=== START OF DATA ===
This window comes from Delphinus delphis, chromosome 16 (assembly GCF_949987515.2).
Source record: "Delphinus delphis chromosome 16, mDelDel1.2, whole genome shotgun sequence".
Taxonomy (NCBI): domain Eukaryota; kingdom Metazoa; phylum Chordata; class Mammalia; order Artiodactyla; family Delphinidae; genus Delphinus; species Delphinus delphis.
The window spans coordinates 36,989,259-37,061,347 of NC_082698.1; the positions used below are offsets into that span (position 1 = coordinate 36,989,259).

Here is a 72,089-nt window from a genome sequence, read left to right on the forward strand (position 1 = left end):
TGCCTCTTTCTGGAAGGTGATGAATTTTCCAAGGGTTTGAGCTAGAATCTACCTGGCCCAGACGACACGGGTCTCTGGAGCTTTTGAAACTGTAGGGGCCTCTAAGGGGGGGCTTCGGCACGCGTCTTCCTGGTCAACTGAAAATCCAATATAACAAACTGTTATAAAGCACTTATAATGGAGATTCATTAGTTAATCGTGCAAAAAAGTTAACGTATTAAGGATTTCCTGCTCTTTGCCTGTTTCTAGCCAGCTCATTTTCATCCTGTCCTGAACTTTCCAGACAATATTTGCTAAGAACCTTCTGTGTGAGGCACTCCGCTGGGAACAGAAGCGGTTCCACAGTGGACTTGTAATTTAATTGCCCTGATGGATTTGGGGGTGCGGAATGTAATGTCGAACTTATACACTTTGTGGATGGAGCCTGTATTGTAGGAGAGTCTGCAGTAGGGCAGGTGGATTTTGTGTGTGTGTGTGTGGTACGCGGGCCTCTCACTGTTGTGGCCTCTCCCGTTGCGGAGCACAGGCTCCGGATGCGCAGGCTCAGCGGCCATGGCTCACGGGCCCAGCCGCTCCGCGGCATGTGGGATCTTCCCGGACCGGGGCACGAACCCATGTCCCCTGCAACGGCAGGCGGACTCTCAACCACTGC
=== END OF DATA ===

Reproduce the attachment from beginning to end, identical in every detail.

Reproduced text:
This window comes from Delphinus delphis, chromosome 16 (assembly GCF_949987515.2).
Source record: "Delphinus delphis chromosome 16, mDelDel1.2, whole genome shotgun sequence".
Taxonomy (NCBI): domain Eukaryota; kingdom Metazoa; phylum Chordata; class Mammalia; order Artiodactyla; family Delphinidae; genus Delphinus; species Delphinus delphis.
The window spans coordinates 36,989,259-37,061,347 of NC_082698.1; the positions used below are offsets into that span (position 1 = coordinate 36,989,259).

Here is a 72,089-nt window from a genome sequence, read left to right on the forward strand (position 1 = left end):
TGCCTCTTTCTGGAAGGTGATGAATTTTCCAAGGGTTTGAGCTAGAATCTACCTGGCCCAGACGACACGGGTCTCTGGAGCTTTTGAAACTGTAGGGGCCTCTAAGGGGGGGCTTCGGCACGCGTCTTCCTGGTCAACTGAAAATCCAATATAACAAACTGTTATAAAGCACTTATAATGGAGATTCATTAGTTAATCGTGCAAAAAAGTTAACGTATTAAGGATTTCCTGCTCTTTGCCTGTTTCTAGCCAGCTCATTTTCATCCTGTCCTGAACTTTCCAGACAATATTTGCTAAGAACCTTCTGTGTGAGGCACTCCGCTGGGAACAGAAGCGGTTCCACAGTGGACTTGTAATTTAATTGCCCTGATGGATTTGGGGGTGCGGAATGTAATGTCGAACTTATACACTTTGTGGATGGAGCCTGTATTGTAGGAGAGTCTGCAGTAGGGCAGGTGGATTTTGTGTGTGTGTGTGTGGTACGCGGGCCTCTCACTGTTGTGGCCTCTCCCGTTGCGGAGCACAGGCTCCGGATGCGCAGGCTCAGCGGCCATGGCTCACGGGCCCAGCCGCTCCGCGGCATGTGGGATCTTCCCGGACCGGGGCACGAACCCATGTCCCCTGCAACGGCAGGCGGACTCTCAACCACTGC